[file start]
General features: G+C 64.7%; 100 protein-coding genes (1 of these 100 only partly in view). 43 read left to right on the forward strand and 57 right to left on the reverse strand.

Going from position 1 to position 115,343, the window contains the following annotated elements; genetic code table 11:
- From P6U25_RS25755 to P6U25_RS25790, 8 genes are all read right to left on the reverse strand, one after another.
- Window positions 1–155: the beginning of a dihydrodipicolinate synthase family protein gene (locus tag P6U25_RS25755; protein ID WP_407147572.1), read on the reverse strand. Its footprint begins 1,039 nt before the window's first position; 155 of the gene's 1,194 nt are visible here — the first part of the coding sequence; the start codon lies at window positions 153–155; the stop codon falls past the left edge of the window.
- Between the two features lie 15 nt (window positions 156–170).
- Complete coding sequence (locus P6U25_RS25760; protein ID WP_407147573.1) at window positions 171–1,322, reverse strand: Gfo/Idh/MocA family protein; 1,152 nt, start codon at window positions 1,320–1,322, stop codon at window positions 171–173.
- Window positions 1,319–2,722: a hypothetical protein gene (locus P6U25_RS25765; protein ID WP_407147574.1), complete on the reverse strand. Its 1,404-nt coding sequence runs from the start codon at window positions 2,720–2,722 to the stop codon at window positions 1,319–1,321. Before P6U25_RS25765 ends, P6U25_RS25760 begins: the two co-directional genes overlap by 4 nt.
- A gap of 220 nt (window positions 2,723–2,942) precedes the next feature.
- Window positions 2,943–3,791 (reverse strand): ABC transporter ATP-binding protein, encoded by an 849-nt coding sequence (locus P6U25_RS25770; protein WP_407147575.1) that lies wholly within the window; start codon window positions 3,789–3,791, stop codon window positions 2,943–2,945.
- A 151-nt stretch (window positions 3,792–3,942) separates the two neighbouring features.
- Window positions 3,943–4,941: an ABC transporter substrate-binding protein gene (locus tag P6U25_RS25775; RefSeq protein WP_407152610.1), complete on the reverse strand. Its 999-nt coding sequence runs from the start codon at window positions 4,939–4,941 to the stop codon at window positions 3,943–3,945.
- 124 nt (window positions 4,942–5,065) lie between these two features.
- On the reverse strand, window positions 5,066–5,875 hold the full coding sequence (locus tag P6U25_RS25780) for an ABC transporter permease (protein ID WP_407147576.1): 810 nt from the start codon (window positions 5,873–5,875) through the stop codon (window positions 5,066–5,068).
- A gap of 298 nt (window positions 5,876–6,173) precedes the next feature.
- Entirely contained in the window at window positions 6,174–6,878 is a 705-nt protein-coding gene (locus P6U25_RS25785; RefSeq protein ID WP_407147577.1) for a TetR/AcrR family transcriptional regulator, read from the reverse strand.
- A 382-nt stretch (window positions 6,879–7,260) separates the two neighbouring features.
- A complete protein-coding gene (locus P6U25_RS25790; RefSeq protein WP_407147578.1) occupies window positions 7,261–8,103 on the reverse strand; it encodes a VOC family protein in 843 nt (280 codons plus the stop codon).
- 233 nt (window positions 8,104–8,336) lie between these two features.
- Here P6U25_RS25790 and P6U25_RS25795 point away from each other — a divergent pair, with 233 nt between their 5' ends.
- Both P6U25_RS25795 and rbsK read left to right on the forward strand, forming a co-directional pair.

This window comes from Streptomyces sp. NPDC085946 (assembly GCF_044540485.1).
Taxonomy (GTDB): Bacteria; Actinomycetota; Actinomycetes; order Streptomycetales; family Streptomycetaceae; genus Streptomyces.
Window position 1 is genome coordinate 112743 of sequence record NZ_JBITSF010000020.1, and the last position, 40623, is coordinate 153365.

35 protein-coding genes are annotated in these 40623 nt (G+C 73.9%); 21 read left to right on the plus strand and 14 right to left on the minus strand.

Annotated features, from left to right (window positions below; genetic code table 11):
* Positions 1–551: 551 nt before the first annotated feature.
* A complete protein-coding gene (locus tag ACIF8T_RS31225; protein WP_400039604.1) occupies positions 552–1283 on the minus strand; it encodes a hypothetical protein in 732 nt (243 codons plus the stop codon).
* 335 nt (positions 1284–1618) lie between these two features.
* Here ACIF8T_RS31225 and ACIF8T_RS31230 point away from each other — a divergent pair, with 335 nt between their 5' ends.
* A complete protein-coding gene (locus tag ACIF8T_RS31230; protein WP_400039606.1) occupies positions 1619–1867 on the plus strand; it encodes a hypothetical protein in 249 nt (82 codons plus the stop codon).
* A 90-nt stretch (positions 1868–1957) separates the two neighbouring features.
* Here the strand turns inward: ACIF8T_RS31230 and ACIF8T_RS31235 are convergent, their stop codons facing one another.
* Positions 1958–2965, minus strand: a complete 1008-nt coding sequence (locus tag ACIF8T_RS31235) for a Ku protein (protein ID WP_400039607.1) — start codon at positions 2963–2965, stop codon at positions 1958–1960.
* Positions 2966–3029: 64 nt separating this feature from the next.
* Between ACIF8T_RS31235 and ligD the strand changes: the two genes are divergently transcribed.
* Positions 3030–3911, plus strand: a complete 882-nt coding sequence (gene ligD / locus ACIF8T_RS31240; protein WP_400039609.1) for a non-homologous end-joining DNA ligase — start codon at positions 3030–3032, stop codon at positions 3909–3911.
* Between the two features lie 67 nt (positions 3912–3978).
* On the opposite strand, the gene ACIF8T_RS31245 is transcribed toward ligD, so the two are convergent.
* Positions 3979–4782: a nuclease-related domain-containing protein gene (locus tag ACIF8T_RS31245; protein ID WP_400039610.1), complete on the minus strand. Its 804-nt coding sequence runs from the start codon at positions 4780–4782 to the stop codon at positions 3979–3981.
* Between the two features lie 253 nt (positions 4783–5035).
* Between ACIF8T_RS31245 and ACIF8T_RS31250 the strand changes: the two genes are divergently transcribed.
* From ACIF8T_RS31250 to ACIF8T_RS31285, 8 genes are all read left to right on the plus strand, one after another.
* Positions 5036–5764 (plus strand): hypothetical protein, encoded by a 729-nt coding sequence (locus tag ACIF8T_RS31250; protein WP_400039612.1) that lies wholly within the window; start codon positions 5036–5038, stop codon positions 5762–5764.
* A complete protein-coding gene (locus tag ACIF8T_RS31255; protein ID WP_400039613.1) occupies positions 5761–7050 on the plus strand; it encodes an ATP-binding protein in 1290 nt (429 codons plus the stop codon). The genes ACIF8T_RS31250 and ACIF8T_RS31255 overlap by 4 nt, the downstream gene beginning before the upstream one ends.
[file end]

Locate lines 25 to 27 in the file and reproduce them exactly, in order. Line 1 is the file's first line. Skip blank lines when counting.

Annotated features, from left to right (window positions below; genetic code table 11):
* Positions 1–551: 551 nt before the first annotated feature.
* A complete protein-coding gene (locus tag ACIF8T_RS31225; protein WP_400039604.1) occupies positions 552–1283 on the minus strand; it encodes a hypothetical protein in 732 nt (243 codons plus the stop codon).